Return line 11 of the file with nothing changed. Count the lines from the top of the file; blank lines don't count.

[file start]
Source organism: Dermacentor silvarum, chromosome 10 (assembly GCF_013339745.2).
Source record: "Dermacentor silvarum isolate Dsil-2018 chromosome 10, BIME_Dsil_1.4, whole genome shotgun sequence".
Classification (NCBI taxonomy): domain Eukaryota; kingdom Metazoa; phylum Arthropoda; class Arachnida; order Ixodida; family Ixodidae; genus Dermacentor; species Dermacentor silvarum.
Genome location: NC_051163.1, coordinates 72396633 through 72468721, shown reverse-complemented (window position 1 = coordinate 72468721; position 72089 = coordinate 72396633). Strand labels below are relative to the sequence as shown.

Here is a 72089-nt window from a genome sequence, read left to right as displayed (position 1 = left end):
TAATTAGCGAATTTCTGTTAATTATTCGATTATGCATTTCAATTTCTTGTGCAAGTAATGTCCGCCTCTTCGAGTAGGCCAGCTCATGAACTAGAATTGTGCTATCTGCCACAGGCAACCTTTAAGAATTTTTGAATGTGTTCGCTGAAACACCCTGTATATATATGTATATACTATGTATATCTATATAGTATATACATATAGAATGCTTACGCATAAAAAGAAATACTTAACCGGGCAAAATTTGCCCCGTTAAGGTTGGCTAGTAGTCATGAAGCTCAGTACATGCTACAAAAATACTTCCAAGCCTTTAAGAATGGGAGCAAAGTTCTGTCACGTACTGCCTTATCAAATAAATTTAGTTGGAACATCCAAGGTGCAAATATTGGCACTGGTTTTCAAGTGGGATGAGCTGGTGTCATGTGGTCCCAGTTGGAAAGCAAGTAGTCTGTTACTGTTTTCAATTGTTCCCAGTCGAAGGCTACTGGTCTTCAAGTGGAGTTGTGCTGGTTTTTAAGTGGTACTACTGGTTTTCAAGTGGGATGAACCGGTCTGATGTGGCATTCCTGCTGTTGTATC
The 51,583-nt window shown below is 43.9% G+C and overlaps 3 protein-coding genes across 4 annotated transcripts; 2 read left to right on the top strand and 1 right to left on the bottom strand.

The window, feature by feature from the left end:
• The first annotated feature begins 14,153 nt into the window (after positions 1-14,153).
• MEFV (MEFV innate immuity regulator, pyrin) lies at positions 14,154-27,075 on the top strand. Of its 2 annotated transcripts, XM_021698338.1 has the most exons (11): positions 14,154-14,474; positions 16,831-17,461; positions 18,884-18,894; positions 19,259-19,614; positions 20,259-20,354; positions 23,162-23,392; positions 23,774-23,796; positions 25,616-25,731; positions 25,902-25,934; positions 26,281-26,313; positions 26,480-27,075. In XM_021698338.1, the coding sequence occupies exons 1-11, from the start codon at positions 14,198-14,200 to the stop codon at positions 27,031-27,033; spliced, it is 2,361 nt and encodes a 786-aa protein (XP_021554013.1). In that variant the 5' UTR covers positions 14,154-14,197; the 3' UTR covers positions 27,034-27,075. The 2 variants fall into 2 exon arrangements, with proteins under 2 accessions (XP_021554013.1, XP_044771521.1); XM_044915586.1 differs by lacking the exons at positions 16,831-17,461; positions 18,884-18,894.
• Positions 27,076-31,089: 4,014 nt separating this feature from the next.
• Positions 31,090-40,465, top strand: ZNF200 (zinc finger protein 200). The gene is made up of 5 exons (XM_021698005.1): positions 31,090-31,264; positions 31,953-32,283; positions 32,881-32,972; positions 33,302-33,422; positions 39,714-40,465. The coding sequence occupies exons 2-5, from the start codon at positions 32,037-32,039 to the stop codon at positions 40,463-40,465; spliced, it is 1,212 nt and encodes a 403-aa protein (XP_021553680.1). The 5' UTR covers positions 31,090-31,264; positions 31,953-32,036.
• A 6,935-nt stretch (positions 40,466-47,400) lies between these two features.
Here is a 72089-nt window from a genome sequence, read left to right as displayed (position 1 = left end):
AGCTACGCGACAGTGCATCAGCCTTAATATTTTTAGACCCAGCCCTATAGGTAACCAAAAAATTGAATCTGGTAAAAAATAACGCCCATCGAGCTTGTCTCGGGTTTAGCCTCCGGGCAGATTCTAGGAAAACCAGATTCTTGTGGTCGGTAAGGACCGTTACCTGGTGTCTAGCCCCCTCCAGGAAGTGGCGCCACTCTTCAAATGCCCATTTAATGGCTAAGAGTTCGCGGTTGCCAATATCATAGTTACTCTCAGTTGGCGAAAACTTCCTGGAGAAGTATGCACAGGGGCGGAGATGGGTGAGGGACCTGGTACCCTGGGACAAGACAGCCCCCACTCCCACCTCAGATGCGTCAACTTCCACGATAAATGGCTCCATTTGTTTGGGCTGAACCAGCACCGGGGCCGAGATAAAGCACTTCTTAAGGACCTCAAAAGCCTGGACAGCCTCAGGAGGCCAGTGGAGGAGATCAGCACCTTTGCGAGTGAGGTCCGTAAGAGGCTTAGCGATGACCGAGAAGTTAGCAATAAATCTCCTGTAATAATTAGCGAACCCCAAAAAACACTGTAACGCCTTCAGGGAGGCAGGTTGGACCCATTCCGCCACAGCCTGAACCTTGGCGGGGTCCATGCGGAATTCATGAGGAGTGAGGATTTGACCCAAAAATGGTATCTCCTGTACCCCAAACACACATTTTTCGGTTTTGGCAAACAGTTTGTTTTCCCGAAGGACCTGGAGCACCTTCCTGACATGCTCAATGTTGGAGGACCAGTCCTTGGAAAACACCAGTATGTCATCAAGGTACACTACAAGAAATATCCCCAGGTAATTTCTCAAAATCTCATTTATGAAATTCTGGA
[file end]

• Positions 27,076-31,089: 4,014 nt separating this feature from the next.